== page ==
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Corn Meal Biscuits
Recipe from 1957 Clabber Girl advertising

1 1/2 cups sifted all-purpose flour
2 1/2 tsp. baking powder
1/2 tsp. salt
1/2 cup yellow corn meal
1/3 cup shortening
2/3 cup milk

Sift together flour, baking powder and salt into a mixing bowl. Blend in cornmeal. Cut in shortening until mixture resembles coarse crumbs. Add milk all at once. Stir lightly with a fork, just enough to moisten all the flour. Knead gently about 1/2 minute on lightly floured board. Roll dough 3/4 inch think. Cut with 2-inch cutter. Place on lightly greased baking sheet. Bake in a 450˚F (very hot) oven 12 to 15 minutes. Yields 12 biscuits.

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If you don't have a biscuit cutter, just use an upturned drinking glass that's been dipped in flour. 

Recipe via tikitacky


Thanksgiving twofer

Here are two Thanksgiving-worthy recipes from 1952.

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Walnut Pumpkin Cake

1 pkg. spice cake mix
1 tsp. baking soda
canned pumpkin
1/2 cup water
1/2 cup finely chopped walnuts

Add baking soda to cake mix. Substitute pumpkin for liquid called for on package in same amount; combine with the 1/2 cup water. Mix cake as package directs, using a little over half the pumpkin-water mixture for first addition of liquid. Add walnuts last. Bake as package directs. Fill layers and frost with whipped cream, sprinkling more chopped walnuts between layers. Decorate with whole walnuts.


Walnut Cranberry Quickie

Dissolve 1 pkg. lemon gelatin in 1 3/4 cups boiling water; cool until syrupy. Put walnut half in each of 6 individual molds. Arrange banana slices over walnuts. Spoon 2 tbsp. gelatin into each mold. Mix remaining gelatin with 1 cup whole cranberry sauce and 1/3 cup chopped walnuts. Fill molds with this mixture; chill. Serve with balls of seasoned cream cheese rolled in chopped walnuts.

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Step back, Junior. That oven's very hot.

 

Recipe via tikitacky
Image via Carl Guderian


Retro Happy Hour: Seven-Up Collins

I'd make this drink in a tall glass — you'll want to leave room for a decent amount of Seven-Up — a jigger of gin is an ounce and a half.

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Seven-Up Collins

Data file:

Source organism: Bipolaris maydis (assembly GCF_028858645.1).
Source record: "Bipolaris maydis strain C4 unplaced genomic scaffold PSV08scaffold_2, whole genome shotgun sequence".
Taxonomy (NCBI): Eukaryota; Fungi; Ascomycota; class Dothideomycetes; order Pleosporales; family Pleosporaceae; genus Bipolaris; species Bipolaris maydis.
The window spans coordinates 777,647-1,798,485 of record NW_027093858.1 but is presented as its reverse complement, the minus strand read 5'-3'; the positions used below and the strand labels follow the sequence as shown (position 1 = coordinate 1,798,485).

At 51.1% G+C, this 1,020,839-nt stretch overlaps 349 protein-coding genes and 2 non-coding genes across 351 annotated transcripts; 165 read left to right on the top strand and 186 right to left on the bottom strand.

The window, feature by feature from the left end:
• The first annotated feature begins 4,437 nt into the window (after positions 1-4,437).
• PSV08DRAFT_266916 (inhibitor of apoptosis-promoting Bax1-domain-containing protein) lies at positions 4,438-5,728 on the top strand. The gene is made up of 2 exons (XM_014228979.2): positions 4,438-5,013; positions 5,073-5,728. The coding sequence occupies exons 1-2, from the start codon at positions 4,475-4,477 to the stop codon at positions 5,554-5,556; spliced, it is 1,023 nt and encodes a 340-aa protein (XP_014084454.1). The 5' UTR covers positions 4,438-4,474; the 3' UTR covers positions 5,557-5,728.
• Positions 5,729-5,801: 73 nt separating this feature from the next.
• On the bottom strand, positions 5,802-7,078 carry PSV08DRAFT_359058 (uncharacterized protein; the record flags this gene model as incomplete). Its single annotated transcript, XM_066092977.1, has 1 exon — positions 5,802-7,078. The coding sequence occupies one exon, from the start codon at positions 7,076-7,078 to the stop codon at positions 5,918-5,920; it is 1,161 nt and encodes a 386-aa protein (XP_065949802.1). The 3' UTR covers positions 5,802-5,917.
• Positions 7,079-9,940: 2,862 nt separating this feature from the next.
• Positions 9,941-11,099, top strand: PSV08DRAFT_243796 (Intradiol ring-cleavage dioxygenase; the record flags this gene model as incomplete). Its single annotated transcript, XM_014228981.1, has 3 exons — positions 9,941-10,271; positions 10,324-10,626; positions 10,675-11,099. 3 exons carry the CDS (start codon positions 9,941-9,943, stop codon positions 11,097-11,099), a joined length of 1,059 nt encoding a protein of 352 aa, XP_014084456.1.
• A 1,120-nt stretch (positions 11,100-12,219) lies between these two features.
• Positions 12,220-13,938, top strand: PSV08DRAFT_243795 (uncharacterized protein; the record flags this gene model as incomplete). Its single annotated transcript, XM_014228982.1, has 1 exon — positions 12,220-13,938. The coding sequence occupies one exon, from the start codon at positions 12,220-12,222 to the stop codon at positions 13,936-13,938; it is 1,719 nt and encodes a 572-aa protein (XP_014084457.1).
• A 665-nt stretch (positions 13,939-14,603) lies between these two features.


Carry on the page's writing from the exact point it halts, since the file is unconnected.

Recipe from 1956 Seven-Up advertising

Ice, a jigger of gin and chilled 7-Up to the top of the glass.

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Petey's Bungalow Lounge is a bar on the main drag in Oak Lawn, Illinois. I love their old neon sign, though I've never been inside. It pretty much looks like a place where Don Draper would go to get drunk and go home with a woman whose name he already forgot.

Recipe via Leif Peng
Image via Found in Mom's Basement


Chili con Carne

If you make a lot of chili, then you know it ALWAYS tastes better the next day. 

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Chili con Carne
Recipe from 1950 Campbell's Soup advertising

2 tbsp. shortening
1 medium onion, finely chopped
1 lb. ground beef
1/2 tsp. salt
1/2 tsp. black pepper
2 tsp. chili powder
1/4 tsp. cayenne pepper
2 cans (2 1/2 cups) Campbell's Tomato Soup
2 1/5 cups kidney beans

Melt shortening in saucepan, add onion and beef, brown slightly. Add seasonings, tomato soup and kidney beans. Cook slowly for about 30 minutes, stirring occasionally. Serve hot with crisp crackers and relishes. Enough for 6.

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 Before you make the chili, you could whip yourself up a "Mexican" jacket.

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This 1948 McCall sewing pattern was used to make replicas of the souvenir jackets made for tourists visiting Mexico. Pretty sure Mexicans themselves never wore these.

 Recipe via Gallery of Graphic Design 
Image via Rita Holcomb